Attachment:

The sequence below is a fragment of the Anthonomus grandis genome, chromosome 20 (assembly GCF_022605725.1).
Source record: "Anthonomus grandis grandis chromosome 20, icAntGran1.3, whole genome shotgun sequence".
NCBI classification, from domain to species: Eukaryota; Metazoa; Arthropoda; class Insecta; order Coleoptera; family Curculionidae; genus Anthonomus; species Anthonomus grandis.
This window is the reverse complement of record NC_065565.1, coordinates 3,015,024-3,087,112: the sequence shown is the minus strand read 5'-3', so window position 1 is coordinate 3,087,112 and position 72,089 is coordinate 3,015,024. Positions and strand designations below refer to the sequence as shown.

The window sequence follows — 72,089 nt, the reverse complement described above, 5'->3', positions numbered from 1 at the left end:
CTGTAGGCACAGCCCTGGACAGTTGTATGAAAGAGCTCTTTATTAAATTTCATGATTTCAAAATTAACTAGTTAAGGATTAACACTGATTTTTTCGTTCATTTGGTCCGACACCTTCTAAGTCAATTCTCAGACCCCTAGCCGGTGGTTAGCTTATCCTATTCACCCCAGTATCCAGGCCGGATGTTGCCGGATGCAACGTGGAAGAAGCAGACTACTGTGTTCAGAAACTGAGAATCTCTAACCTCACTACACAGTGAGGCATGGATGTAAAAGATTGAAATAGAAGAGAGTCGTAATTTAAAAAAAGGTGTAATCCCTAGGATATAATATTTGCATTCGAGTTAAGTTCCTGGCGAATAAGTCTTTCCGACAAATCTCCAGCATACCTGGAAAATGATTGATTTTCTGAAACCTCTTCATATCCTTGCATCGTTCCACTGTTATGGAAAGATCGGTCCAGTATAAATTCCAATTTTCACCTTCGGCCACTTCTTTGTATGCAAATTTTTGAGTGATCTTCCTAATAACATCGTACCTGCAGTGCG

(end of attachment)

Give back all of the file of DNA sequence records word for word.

The sequence below is a fragment of the Anthonomus grandis genome, chromosome 20 (assembly GCF_022605725.1).
Source record: "Anthonomus grandis grandis chromosome 20, icAntGran1.3, whole genome shotgun sequence".
NCBI classification, from domain to species: Eukaryota; Metazoa; Arthropoda; class Insecta; order Coleoptera; family Curculionidae; genus Anthonomus; species Anthonomus grandis.
This window is the reverse complement of record NC_065565.1, coordinates 3,015,024-3,087,112: the sequence shown is the minus strand read 5'-3', so window position 1 is coordinate 3,087,112 and position 72,089 is coordinate 3,015,024. Positions and strand designations below refer to the sequence as shown.

The window sequence follows — 72,089 nt, the reverse complement described above, 5'->3', positions numbered from 1 at the left end:
CTGTAGGCACAGCCCTGGACAGTTGTATGAAAGAGCTCTTTATTAAATTTCATGATTTCAAAATTAACTAGTTAAGGATTAACACTGATTTTTTCGTTCATTTGGTCCGACACCTTCTAAGTCAATTCTCAGACCCCTAGCCGGTGGTTAGCTTATCCTATTCACCCCAGTATCCAGGCCGGATGTTGCCGGATGCAACGTGGAAGAAGCAGACTACTGTGTTCAGAAACTGAGAATCTCTAACCTCACTACACAGTGAGGCATGGATGTAAAAGATTGAAATAGAAGAGAGTCGTAATTTAAAAAAAGGTGTAATCCCTAGGATATAATATTTGCATTCGAGTTAAGTTCCTGGCGAATAAGTCTTTCCGACAAATCTCCAGCATACCTGGAAAATGATTGATTTTCTGAAACCTCTTCATATCCTTGCATCGTTCCACTGTTATGGAAAGATCGGTCCAGTATAAATTCCAATTTTCACCTTCGGCCACTTCTTTGTATGCAAATTTTTGAGTGATCTTCCTAATAACATCGTACCTGCAGTGCG